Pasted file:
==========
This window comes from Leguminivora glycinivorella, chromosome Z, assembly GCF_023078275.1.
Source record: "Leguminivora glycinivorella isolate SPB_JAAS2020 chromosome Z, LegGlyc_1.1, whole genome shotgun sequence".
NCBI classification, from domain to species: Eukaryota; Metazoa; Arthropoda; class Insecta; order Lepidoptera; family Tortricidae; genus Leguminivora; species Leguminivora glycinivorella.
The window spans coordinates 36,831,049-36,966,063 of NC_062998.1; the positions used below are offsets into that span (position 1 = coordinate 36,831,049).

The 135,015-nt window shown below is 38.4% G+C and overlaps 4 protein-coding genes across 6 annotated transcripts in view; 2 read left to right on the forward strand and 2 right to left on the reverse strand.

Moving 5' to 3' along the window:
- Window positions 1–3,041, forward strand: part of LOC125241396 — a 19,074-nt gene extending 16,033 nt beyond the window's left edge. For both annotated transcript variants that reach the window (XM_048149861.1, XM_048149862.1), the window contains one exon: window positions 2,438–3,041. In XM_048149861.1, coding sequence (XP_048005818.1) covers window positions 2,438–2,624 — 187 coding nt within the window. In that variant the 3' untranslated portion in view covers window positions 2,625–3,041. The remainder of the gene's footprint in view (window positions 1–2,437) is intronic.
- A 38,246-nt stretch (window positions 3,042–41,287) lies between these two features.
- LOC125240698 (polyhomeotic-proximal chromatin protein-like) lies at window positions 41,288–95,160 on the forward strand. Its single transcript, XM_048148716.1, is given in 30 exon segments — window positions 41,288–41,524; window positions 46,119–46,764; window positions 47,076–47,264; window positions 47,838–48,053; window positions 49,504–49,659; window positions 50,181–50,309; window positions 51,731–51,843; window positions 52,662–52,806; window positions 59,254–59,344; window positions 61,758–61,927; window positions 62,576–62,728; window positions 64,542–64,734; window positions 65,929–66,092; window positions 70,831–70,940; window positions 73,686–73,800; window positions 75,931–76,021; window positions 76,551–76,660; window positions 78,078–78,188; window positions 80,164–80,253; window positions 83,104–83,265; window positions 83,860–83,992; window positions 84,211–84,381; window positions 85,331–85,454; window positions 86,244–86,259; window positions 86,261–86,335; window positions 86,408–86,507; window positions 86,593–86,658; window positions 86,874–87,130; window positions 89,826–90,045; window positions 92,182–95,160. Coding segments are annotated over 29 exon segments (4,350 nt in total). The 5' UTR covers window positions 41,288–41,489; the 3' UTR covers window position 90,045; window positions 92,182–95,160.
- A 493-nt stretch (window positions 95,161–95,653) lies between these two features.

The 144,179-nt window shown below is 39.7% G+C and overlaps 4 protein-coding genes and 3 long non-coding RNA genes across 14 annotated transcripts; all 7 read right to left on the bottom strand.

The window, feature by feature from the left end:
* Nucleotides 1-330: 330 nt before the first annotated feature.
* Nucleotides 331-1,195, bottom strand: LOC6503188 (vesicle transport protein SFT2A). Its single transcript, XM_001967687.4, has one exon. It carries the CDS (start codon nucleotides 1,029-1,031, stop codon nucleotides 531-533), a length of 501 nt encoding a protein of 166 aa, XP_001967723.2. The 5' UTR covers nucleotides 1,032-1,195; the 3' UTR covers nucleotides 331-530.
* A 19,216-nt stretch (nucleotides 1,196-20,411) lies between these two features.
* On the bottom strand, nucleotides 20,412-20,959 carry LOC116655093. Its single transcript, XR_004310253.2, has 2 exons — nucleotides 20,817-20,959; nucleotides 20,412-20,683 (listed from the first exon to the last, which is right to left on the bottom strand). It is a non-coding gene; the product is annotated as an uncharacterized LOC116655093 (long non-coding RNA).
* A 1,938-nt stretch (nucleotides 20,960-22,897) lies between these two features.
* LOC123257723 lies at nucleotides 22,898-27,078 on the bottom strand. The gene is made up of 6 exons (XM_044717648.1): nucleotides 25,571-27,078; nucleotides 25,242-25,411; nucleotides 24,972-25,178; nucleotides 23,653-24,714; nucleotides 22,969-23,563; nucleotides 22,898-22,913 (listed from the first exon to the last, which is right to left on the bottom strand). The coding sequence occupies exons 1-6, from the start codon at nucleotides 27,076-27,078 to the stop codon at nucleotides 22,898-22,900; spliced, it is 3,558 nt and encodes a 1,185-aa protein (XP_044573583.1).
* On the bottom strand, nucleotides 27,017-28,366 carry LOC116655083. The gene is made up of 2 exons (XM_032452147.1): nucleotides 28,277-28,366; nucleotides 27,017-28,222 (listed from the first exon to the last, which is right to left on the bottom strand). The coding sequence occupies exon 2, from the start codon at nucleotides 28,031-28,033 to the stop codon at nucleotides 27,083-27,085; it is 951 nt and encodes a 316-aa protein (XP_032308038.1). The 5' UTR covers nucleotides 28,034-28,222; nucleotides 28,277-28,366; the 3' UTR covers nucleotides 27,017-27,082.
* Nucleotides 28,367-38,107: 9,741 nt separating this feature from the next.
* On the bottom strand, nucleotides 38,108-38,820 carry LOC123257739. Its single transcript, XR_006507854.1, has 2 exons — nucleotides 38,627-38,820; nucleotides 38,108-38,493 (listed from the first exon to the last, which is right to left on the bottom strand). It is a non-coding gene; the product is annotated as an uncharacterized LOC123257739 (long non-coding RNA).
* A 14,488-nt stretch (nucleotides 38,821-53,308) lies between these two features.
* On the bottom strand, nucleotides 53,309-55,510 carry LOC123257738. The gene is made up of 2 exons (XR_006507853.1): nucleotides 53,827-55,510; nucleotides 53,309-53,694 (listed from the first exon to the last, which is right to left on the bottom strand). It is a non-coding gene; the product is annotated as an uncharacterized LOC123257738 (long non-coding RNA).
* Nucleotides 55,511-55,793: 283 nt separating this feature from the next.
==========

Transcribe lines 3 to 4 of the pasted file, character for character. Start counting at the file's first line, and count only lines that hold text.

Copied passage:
NCBI classification, from domain to species: Eukaryota; Metazoa; Arthropoda; class Insecta; order Lepidoptera; family Tortricidae; genus Leguminivora; species Leguminivora glycinivorella.
The window spans coordinates 36,831,049-36,966,063 of NC_062998.1; the positions used below are offsets into that span (position 1 = coordinate 36,831,049).